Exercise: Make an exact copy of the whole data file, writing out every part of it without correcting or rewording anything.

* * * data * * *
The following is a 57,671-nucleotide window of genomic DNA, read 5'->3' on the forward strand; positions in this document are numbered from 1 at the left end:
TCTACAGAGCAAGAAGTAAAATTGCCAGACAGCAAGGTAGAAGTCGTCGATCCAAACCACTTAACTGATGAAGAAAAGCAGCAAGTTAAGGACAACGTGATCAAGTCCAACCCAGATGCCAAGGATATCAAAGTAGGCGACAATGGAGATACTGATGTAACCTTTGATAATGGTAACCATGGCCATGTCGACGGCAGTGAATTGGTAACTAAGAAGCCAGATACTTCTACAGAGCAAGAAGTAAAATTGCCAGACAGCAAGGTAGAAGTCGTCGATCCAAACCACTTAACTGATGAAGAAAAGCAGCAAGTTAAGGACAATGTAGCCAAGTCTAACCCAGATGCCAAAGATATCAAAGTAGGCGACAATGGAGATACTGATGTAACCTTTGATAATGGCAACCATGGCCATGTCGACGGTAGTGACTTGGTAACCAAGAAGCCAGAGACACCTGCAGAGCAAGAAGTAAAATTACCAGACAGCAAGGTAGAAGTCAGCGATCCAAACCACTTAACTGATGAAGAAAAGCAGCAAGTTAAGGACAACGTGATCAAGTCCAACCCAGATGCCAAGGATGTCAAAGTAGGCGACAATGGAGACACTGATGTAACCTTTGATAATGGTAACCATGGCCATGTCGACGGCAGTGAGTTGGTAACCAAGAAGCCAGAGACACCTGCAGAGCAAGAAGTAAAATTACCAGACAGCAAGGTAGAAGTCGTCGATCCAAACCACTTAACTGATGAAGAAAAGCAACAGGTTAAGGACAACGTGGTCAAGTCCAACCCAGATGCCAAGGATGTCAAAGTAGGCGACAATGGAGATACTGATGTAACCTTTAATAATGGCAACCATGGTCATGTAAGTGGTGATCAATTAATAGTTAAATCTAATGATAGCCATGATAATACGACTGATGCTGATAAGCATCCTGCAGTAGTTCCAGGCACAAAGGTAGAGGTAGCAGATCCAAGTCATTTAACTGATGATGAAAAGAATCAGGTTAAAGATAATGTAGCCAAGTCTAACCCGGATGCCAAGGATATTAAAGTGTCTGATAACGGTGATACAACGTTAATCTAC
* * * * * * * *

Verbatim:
The following is a 57,671-nucleotide window of genomic DNA, read 5'->3' on the forward strand; positions in this document are numbered from 1 at the left end:
TCTACAGAGCAAGAAGTAAAATTGCCAGACAGCAAGGTAGAAGTCGTCGATCCAAACCACTTAACTGATGAAGAAAAGCAGCAAGTTAAGGACAACGTGATCAAGTCCAACCCAGATGCCAAGGATATCAAAGTAGGCGACAATGGAGATACTGATGTAACCTTTGATAATGGTAACCATGGCCATGTCGACGGCAGTGAATTGGTAACTAAGAAGCCAGATACTTCTACAGAGCAAGAAGTAAAATTGCCAGACAGCAAGGTAGAAGTCGTCGATCCAAACCACTTAACTGATGAAGAAAAGCAGCAAGTTAAGGACAATGTAGCCAAGTCTAACCCAGATGCCAAAGATATCAAAGTAGGCGACAATGGAGATACTGATGTAACCTTTGATAATGGCAACCATGGCCATGTCGACGGTAGTGACTTGGTAACCAAGAAGCCAGAGACACCTGCAGAGCAAGAAGTAAAATTACCAGACAGCAAGGTAGAAGTCAGCGATCCAAACCACTTAACTGATGAAGAAAAGCAGCAAGTTAAGGACAACGTGATCAAGTCCAACCCAGATGCCAAGGATGTCAAAGTAGGCGACAATGGAGACACTGATGTAACCTTTGATAATGGTAACCATGGCCATGTCGACGGCAGTGAGTTGGTAACCAAGAAGCCAGAGACACCTGCAGAGCAAGAAGTAAAATTACCAGACAGCAAGGTAGAAGTCGTCGATCCAAACCACTTAACTGATGAAGAAAAGCAACAGGTTAAGGACAACGTGGTCAAGTCCAACCCAGATGCCAAGGATGTCAAAGTAGGCGACAATGGAGATACTGATGTAACCTTTAATAATGGCAACCATGGTCATGTAAGTGGTGATCAATTAATAGTTAAATCTAATGATAGCCATGATAATACGACTGATGCTGATAAGCATCCTGCAGTAGTTCCAGGCACAAAGGTAGAGGTAGCAGATCCAAGTCATTTAACTGATGATGAAAAGAATCAGGTTAAAGATAATGTAGCCAAGTCTAACCCGGATGCCAAGGATATTAAAGTGTCTGATAACGGTGATACAACGTTAATCTAC